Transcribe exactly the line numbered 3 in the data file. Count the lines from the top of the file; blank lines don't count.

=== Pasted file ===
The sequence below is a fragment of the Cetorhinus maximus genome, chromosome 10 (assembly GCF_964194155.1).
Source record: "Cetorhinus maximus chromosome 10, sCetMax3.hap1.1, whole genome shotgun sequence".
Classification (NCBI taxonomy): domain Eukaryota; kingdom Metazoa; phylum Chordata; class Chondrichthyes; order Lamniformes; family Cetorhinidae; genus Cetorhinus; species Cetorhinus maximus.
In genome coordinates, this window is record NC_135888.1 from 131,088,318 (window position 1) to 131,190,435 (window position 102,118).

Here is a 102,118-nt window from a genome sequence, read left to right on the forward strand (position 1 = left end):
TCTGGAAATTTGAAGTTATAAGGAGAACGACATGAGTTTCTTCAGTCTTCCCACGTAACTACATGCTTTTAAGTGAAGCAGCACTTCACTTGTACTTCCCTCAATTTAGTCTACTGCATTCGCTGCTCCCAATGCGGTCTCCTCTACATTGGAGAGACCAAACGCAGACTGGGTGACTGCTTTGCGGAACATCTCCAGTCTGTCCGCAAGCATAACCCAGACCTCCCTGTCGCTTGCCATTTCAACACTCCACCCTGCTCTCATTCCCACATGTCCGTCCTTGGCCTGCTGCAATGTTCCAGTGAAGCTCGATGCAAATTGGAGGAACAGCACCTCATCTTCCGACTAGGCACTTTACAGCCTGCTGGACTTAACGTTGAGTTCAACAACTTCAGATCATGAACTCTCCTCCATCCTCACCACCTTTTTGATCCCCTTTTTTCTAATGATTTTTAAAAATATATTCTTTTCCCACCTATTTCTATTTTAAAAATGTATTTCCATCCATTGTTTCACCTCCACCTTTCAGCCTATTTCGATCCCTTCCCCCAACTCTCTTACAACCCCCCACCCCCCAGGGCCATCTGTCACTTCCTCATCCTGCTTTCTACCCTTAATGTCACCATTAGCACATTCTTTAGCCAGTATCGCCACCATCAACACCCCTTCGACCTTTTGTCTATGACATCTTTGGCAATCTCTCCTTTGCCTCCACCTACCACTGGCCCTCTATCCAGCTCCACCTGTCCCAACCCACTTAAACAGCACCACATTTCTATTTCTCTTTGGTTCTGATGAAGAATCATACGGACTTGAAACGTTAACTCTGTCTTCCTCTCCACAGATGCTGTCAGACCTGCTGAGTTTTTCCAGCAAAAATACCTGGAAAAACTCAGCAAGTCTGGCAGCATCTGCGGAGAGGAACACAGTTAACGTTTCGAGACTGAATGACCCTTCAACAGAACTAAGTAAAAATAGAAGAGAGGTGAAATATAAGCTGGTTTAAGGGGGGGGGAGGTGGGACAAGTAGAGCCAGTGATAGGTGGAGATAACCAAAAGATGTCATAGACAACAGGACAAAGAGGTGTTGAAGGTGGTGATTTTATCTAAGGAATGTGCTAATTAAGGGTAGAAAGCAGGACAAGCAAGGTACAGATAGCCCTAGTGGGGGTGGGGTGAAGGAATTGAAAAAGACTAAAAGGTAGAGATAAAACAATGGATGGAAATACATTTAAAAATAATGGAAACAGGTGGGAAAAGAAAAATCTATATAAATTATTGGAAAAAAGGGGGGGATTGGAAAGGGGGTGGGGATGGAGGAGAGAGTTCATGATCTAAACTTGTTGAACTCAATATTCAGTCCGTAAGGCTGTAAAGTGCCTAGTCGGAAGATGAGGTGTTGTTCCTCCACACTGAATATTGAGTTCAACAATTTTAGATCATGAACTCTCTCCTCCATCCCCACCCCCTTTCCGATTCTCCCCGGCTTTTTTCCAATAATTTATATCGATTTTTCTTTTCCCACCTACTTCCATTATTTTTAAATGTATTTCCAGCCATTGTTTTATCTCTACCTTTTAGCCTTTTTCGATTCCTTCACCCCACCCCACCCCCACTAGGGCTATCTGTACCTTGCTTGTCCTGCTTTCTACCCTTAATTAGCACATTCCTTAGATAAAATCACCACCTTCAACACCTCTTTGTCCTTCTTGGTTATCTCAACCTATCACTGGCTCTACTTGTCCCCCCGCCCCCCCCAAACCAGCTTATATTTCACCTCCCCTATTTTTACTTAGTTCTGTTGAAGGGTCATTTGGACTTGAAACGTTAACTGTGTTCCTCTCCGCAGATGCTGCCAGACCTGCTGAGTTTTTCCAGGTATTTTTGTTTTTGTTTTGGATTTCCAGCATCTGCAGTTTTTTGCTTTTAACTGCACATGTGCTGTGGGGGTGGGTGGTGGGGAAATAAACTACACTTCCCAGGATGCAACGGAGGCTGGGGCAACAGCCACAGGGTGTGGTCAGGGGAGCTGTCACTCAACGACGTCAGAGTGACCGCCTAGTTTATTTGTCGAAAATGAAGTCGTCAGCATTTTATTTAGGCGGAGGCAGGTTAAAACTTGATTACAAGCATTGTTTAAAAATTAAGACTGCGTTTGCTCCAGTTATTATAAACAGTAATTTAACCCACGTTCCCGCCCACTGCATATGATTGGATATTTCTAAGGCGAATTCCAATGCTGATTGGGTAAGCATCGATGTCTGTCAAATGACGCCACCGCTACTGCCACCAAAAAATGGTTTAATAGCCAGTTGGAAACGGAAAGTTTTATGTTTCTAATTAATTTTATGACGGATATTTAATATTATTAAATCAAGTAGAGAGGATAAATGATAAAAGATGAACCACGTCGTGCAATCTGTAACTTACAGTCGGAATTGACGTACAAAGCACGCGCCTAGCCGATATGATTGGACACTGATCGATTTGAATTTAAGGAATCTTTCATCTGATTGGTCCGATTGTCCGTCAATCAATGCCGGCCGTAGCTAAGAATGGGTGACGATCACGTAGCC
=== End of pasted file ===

Classification (NCBI taxonomy): domain Eukaryota; kingdom Metazoa; phylum Chordata; class Chondrichthyes; order Lamniformes; family Cetorhinidae; genus Cetorhinus; species Cetorhinus maximus.